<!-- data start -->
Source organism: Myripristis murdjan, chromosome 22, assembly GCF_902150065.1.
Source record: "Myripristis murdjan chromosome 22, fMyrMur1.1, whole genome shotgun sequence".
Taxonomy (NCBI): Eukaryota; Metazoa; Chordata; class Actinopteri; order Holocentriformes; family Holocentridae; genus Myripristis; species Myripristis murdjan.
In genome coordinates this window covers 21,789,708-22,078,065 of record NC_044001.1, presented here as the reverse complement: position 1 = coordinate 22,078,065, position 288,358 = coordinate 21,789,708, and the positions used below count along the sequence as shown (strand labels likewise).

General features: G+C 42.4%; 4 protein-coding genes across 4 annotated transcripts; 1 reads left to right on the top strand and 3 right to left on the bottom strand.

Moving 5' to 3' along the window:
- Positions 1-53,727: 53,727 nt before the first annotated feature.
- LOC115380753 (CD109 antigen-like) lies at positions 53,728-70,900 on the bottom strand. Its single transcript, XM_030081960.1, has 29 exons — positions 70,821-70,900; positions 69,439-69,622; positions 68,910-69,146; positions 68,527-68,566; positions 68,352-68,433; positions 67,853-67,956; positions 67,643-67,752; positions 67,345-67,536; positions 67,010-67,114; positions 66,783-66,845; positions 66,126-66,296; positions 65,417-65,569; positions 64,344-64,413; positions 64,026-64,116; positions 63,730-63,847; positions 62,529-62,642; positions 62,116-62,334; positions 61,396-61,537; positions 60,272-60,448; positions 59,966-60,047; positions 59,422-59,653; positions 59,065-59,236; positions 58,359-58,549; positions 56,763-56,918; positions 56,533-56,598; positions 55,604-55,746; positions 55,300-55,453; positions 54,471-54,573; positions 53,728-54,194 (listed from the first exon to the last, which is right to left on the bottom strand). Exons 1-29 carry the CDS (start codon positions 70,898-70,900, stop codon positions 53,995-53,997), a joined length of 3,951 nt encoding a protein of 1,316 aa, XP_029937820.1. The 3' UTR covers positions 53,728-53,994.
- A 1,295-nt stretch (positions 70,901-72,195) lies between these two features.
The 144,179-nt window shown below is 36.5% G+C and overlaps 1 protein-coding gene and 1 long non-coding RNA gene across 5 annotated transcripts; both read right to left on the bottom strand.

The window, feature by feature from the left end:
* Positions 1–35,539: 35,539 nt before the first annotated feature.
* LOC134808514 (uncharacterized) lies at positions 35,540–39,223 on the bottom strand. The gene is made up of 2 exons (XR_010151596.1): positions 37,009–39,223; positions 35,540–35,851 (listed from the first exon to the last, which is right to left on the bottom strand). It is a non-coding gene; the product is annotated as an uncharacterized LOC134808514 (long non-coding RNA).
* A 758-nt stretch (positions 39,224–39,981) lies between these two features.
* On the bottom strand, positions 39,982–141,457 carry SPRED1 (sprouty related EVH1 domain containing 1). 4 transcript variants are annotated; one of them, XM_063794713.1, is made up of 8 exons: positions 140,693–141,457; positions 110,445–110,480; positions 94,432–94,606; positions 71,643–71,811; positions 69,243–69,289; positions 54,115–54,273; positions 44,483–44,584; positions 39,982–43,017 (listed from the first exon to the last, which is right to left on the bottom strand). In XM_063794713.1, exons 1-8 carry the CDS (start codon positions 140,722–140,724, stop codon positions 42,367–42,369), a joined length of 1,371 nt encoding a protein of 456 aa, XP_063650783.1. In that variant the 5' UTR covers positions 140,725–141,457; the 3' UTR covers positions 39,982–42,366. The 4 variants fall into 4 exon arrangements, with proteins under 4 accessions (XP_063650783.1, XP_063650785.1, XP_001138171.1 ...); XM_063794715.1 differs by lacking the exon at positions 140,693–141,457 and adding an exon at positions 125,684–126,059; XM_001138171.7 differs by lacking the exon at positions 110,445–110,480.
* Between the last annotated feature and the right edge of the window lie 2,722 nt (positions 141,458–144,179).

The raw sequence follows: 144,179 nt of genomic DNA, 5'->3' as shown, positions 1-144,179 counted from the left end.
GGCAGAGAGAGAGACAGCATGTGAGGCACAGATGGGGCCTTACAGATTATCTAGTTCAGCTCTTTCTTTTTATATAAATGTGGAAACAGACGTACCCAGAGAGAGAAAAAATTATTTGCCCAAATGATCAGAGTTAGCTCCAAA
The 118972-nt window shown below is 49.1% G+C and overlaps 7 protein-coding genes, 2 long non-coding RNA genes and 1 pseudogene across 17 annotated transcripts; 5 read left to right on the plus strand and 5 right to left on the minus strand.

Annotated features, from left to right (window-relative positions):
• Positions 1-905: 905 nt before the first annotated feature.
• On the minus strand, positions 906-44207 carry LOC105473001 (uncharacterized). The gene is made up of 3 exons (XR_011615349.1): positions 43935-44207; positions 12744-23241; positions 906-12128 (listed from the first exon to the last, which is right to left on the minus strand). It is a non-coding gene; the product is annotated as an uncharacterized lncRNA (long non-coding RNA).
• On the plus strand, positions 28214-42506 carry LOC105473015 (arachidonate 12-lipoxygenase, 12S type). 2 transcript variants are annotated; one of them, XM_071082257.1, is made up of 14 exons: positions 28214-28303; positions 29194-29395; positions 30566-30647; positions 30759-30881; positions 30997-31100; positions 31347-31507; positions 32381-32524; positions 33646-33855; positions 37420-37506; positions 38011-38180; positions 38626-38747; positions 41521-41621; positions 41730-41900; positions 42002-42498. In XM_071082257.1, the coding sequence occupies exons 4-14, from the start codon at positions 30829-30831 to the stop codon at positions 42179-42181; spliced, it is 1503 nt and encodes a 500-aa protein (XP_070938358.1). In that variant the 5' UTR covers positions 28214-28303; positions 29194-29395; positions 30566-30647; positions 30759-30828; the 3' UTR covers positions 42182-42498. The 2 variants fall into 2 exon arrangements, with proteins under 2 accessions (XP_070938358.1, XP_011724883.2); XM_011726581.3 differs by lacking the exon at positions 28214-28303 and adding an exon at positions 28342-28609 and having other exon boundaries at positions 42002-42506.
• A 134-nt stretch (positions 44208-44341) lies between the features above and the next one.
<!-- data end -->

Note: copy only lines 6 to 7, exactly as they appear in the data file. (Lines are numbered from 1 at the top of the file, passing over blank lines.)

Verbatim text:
Moving 5' to 3' along the window:
- Positions 1-53,727: 53,727 nt before the first annotated feature.